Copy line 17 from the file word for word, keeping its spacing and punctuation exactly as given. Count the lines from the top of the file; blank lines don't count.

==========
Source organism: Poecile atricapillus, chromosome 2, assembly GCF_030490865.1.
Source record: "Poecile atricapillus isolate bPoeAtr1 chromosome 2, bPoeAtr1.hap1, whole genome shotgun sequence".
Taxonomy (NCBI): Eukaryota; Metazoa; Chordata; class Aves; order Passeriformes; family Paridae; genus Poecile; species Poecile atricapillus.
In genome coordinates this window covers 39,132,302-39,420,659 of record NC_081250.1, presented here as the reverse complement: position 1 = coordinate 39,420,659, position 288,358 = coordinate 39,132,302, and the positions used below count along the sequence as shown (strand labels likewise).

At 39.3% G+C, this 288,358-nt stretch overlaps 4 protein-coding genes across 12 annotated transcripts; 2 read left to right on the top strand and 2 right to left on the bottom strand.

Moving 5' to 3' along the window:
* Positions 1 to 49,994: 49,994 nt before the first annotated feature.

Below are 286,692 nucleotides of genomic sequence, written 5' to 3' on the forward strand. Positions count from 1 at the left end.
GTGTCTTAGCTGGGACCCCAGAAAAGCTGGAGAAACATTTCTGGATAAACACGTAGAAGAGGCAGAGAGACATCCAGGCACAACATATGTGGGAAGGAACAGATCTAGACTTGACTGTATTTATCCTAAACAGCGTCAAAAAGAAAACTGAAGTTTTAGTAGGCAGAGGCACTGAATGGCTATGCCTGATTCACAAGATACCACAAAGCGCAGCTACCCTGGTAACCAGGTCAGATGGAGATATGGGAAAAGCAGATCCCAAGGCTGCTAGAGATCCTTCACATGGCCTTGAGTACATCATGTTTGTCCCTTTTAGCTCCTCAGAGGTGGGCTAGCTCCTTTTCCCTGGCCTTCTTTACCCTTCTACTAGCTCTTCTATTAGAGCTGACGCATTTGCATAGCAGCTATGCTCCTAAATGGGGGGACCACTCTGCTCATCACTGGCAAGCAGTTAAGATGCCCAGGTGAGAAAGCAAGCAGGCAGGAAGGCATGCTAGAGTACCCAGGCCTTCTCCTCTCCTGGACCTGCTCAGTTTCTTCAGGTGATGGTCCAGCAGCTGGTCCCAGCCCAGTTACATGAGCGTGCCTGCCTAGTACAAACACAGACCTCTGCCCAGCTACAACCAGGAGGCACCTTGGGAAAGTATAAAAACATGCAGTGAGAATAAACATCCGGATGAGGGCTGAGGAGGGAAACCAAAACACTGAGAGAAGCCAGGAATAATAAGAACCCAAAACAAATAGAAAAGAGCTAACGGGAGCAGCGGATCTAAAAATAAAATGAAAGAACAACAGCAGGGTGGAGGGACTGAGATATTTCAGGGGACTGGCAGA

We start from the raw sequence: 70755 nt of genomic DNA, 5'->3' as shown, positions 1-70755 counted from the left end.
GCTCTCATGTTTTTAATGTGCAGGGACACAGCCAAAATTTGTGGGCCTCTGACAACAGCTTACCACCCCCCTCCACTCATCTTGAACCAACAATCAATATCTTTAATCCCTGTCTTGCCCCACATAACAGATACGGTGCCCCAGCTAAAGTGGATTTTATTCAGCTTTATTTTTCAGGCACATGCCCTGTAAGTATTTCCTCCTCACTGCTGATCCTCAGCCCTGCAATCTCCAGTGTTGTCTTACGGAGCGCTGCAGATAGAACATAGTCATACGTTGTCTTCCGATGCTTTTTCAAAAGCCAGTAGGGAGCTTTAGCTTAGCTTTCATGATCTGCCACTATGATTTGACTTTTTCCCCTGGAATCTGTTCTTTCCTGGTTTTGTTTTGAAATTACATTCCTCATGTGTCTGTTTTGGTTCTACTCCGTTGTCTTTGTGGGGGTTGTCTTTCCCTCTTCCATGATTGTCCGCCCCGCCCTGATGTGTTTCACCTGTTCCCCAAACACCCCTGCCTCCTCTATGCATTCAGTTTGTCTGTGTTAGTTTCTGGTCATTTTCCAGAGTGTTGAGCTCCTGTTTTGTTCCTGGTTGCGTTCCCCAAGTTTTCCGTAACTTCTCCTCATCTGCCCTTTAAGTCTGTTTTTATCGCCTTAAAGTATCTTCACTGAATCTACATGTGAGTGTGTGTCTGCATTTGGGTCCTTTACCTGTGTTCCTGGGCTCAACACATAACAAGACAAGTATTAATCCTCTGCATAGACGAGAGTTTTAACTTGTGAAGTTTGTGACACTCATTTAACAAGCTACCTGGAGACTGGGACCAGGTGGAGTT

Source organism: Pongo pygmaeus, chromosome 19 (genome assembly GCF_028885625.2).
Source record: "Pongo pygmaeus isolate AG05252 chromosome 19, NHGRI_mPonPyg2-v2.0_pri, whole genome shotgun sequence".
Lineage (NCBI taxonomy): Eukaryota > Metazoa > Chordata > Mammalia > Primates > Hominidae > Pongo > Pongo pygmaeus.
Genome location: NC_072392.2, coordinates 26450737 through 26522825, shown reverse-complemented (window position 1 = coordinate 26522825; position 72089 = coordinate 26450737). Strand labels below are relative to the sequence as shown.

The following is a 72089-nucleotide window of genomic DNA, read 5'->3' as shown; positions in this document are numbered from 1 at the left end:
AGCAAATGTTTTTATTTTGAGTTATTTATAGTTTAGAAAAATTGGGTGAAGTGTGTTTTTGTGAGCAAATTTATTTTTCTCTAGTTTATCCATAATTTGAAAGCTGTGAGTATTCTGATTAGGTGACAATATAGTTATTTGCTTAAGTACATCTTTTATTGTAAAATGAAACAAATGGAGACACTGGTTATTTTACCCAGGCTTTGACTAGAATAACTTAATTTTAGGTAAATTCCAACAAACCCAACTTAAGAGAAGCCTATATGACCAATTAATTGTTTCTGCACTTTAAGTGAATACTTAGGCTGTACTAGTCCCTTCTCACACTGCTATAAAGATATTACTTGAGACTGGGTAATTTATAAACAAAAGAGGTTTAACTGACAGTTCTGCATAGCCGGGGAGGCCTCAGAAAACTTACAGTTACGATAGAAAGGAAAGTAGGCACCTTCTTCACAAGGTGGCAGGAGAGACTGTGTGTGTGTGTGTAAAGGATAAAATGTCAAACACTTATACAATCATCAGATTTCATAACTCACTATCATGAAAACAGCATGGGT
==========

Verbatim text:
AGCAAATGTTTTTATTTTGAGTTATTTATAGTTTAGAAAAATTGGGTGAAGTGTGTTTTTGTGAGCAAATTTATTTTTCTCTAGTTTATCCATAATTTGAAAGCTGTGAGTATTCTGATTAGGTGACAATATAGTTATTTGCTTAAGTACATCTTTTATTGTAAAATGAAACAAATGGAGACACTGGTTATTTTACCCAGGCTTTGACTAGAATAACTTAATTTTAGGTAAATTCCAACAAACCCAACTTAAGAGAAGCCTATATGACCAATTAATTGTTTCTGCACTTTAAGTGAATACTTAGGCTGTACTAGTCCCTTCTCACACTGCTATAAAGATATTACTTGAGACTGGGTAATTTATAAACAAAAGAGGTTTAACTGACAGTTCTGCATAGCCGGGGAGGCCTCAGAAAACTTACAGTTACGATAGAAAGGAAAGTAGGCACCTTCTTCACAAGGTGGCAGGAGAGACTGTGTGTGTGTGTGTAAAGGATAAAATGTCAAACACTTATACAATCATCAGATTTCATAACTCACTATCATGAAAACAGCATGGGT